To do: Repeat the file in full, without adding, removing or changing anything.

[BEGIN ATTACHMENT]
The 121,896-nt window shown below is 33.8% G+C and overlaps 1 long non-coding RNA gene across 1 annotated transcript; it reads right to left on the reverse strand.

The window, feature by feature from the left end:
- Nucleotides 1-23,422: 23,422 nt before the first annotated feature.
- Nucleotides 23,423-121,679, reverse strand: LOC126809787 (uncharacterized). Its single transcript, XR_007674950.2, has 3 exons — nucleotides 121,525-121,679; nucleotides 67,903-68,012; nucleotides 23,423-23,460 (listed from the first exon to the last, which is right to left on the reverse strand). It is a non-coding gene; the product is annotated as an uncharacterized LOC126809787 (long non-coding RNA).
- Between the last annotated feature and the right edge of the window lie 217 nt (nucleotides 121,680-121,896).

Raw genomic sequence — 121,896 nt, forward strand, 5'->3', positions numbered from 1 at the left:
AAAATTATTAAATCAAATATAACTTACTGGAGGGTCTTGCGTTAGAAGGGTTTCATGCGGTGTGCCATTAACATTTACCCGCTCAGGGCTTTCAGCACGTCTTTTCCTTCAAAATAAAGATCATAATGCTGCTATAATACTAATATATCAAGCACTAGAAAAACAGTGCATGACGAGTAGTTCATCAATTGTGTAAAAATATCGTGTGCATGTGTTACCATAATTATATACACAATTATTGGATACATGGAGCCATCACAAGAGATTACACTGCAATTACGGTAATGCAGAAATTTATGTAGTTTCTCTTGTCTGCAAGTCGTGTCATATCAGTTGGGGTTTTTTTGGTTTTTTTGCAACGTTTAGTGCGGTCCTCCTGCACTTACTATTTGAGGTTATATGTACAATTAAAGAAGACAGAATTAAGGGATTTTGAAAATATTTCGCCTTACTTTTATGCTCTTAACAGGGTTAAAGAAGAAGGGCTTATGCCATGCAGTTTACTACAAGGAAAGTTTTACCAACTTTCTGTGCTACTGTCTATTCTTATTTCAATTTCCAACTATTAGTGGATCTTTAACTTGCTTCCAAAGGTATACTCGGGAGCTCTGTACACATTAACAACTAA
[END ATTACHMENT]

The 121,896-nt window shown below is 33.8% G+C and overlaps 1 long non-coding RNA gene across 1 annotated transcript; it reads right to left on the reverse strand.

The window, feature by feature from the left end:
- Nucleotides 1-23,422: 23,422 nt before the first annotated feature.
- Nucleotides 23,423-121,679, reverse strand: LOC126809787 (uncharacterized). Its single transcript, XR_007674950.2, has 3 exons — nucleotides 121,525-121,679; nucleotides 67,903-68,012; nucleotides 23,423-23,460 (listed from the first exon to the last, which is right to left on the reverse strand). It is a non-coding gene; the product is annotated as an uncharacterized LOC126809787 (long non-coding RNA).
- Between the last annotated feature and the right edge of the window lie 217 nt (nucleotides 121,680-121,896).

Raw genomic sequence — 121,896 nt, forward strand, 5'->3', positions numbered from 1 at the left:
AAAATTATTAAATCAAATATAACTTACTGGAGGGTCTTGCGTTAGAAGGGTTTCATGCGGTGTGCCATTAACATTTACCCGCTCAGGGCTTTCAGCACGTCTTTTCCTTCAAAATAAAGATCATAATGCTGCTATAATACTAATATATCAAGCACTAGAAAAACAGTGCATGACGAGTAGTTCATCAATTGTGTAAAAATATCGTGTGCATGTGTTACCATAATTATATACACAATTATTGGATACATGGAGCCATCACAAGAGATTACACTGCAATTACGGTAATGCAGAAATTTATGTAGTTTCTCTTGTCTGCAAGTCGTGTCATATCAGTTGGGGTTTTTTTGGTTTTTTTGCAACGTTTAGTGCGGTCCTCCTGCACTTACTATTTGAGGTTATATGTACAATTAAAGAAGACAGAATTAAGGGATTTTGAAAATATTTCGCCTTACTTTTATGCTCTTAACAGGGTTAAAGAAGAAGGGCTTATGCCATGCAGTTTACTACAAGGAAAGTTTTACCAACTTTCTGTGCTACTGTCTATTCTTATTTCAATTTCCAACTATTAGTGGATCTTTAACTTGCTTCCAAAGGTATACTCGGGAGCTCTGTACACATTAACAACTAA